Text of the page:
Key Facts– Chadha came to the US and overstayed his student visa. The judge in his deportation hearing, and ultimately the Attorney General, decided that Chadha should not be deported, and that his deportation procedures should therefore be suspended, based on qualifications for that defined by Congress. However, Congress’s legislation had also required that they be permitted to review these decisions. The House issued a resolution (not a legislative action) overruling the Attorney General regarding Chadha.
Procedural History– After the House’s ruling, the immigration judge ordered Chadha deported, and he appealed to the Board of Immigration Appeals, then to the Court of Appeals. Immigration and Naturalization Services supported the suit. The Court of Appeals found the veto provision permitting Congress to overrule the Attorney General unconstitutional. INS appealed to the Supreme Court, hoping to obtain a decisive ruling.
Issue– Can the legislature enforce legislation including veto power, to be used by one House of Congress, to be exercised during the execution of the legislation?
Holding– No, Congress cannot give itself a veto of executive action, and it cannot take legislative action without both Houses being involved.
Results– Deportation order overturned, legislative veto ruled to have been unconstitutional here.
Reasoning– Veto power is deliberately restricted to the President in the Constitution, and with the legislative veto, Congress arguably trespasses on that territory. Even if this were not an explicitly executive power, the mere fact that it is not a power assigned to the legislature is important and suggestive that Congress should not be able to use it. The legislature’ power is limited very strenuously by the Constitution, perhaps since the legislature was perceived as the branch of government that might most easily and effectively abuse its powers.
Key Facts– The President, concerned that a steel workers’ strike would create a national steel shortage, which he considered likely to be a national security crisis, ordered the seizure of all American steel mills to ensure the continued availability of steel. The Secretary of Commerce complied with the President’s orders and issued his own commands to effect the seizure.
Procedural History– The steel companies began proceedings in District Court, and they obtained an injunction barring the government from holding the mills. The government appealed, and the Court of Appeals stayed the injunction, conditional on the government filing for certiorari. After both the government and steel companies filed for certiorari, the Supreme Court agreed to hear the case.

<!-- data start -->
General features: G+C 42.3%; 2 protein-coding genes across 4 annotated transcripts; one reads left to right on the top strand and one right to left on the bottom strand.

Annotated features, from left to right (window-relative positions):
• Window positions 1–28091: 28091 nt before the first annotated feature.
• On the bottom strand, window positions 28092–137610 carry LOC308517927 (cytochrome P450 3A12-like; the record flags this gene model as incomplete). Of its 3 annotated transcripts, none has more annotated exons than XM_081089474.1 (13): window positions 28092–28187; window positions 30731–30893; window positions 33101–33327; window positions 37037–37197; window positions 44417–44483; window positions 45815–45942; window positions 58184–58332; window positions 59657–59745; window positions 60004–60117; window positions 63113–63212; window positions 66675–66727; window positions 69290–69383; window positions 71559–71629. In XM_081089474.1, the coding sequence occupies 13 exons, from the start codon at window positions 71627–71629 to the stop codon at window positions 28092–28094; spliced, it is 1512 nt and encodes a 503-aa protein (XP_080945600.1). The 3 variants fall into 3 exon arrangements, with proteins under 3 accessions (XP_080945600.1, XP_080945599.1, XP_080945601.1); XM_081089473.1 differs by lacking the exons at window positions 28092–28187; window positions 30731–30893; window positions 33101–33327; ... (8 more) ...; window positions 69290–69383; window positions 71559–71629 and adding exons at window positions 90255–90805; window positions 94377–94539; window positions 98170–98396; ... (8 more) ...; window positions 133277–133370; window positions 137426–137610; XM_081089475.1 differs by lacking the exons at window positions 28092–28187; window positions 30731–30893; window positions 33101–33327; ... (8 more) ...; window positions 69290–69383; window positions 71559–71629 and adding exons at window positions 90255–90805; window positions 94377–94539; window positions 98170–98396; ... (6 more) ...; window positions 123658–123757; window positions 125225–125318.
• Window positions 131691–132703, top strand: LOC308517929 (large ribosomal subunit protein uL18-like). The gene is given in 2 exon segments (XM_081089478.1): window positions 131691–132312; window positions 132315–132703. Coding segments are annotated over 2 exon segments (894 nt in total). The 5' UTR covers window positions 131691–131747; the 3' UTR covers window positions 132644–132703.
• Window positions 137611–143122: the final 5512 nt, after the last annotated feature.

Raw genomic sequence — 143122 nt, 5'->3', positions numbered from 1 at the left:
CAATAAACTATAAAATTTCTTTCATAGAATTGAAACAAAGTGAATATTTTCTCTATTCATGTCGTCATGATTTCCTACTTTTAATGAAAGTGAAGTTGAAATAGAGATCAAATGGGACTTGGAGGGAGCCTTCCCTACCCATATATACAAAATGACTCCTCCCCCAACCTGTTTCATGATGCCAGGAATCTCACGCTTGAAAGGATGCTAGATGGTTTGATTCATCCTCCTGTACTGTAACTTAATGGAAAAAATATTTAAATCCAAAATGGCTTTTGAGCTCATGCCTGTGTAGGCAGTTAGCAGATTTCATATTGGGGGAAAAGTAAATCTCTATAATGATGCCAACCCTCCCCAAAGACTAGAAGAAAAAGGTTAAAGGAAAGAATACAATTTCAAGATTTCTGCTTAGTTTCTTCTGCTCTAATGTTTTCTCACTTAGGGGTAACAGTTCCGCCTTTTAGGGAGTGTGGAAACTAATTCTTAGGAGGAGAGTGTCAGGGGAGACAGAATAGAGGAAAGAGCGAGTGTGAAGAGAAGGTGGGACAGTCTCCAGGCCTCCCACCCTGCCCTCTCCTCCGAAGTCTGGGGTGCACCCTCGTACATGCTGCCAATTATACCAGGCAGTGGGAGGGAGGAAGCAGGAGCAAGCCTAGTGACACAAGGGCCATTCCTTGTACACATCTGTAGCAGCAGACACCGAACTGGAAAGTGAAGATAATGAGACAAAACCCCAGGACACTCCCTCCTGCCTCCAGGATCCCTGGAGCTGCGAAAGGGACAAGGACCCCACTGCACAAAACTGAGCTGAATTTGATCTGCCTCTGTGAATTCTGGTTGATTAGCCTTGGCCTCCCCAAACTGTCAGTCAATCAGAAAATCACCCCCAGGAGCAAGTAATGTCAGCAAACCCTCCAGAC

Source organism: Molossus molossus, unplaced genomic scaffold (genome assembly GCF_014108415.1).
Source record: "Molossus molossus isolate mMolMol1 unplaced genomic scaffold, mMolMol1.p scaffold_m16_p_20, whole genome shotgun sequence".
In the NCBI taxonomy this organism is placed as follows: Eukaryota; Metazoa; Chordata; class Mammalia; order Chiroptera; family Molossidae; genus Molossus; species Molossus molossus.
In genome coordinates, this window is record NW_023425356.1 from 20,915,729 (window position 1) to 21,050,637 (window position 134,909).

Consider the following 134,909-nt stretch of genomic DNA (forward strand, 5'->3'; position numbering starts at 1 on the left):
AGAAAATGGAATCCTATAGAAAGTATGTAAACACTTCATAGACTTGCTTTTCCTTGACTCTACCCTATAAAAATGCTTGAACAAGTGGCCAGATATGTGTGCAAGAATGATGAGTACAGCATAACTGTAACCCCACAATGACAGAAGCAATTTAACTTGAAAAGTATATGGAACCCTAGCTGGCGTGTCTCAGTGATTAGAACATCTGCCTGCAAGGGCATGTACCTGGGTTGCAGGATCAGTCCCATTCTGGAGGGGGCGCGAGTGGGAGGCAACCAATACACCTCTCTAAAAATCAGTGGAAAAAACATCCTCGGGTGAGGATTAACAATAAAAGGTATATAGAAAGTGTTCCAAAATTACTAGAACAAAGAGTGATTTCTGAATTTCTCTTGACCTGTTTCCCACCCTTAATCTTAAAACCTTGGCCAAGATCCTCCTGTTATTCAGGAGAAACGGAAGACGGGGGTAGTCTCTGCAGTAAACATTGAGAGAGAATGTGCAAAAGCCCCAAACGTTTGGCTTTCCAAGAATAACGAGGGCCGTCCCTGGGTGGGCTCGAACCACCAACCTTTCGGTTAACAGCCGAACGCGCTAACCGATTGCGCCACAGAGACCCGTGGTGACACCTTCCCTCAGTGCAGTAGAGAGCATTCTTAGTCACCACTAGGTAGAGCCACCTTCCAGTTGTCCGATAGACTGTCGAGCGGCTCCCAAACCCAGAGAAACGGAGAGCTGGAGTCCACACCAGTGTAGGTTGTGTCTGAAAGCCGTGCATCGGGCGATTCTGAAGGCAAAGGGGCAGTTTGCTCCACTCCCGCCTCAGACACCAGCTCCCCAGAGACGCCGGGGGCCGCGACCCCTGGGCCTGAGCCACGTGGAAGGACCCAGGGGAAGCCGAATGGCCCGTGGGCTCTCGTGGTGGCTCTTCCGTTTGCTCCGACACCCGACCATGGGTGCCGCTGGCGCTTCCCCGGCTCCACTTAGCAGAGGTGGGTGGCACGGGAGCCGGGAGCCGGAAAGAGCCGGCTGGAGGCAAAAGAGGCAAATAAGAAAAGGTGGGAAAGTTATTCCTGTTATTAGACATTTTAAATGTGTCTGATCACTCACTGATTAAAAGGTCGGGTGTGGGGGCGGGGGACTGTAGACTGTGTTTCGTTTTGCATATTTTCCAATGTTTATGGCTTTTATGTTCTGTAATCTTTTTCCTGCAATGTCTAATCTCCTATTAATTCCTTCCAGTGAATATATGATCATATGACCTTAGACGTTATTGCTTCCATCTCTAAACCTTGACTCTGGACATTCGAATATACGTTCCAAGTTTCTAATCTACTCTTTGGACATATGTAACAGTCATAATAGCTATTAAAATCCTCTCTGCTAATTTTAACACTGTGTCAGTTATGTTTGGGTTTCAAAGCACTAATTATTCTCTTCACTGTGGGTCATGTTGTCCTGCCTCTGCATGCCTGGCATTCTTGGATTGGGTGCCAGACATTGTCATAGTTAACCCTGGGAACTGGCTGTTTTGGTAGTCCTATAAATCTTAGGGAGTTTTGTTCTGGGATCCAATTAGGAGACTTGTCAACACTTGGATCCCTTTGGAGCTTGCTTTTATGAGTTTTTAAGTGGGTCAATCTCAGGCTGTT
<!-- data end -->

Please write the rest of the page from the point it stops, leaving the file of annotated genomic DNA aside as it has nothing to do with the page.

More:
Issues– Was the President acting within his constitutional power when he ordered the Secretary of Commerce to seize and operate most of the nation’s steel mills?
Holding– No, he was not.
Results– Steel mills returned to their owners, and the strike commenced.
Reasoning– There is nothing in the Constitution to suggest the President has authority to seize property and take over businesses, and the impending labor conflict does not change that. Unless Congress grants such authority, there have been no occasions when the President has been able to use it. Since his authority to do this outside of wartime and without Congressional authorization is nonexistent, he was certainly not able to do this.
Key Facts– Congress passed a resolution (not a law) authorizing the President to stop sales of arms to countries involved in the Chaco border dispute. President Roosevelt issued an order prohibiting such sales. Curtiss-Wright Export Corp. was indicted for violating the embargo.
Procedural History– Curtiss-Wright Corp. was indicted in District Court, and the Court ruled the legislative delegation of power was improper. Then the United States appealed to the Supreme Court.
Issues– Did Congress improperly delegate legislative authority to the President here? Does the President have the authority to take action of this kind on his own, since this relates to foreign policy?
Holding– The federal government has broad authority on matters of foreign policy, unconstrained by the same rules as domestic policy, and here the government acted appropriately.
Result– Presidential and legislative actions upheld.
Reasoning– Under the Constitution, the President may have enough authority to undertake foreign policy measures like this on his own, because the federal government, and the President in particular, have broad latitude to take action in foreign policy matters under the Constitution. The President’s authority encompasses actions such as those taken here, and when he also has Congress’s backing, his authority is even clearer and less ambiguous.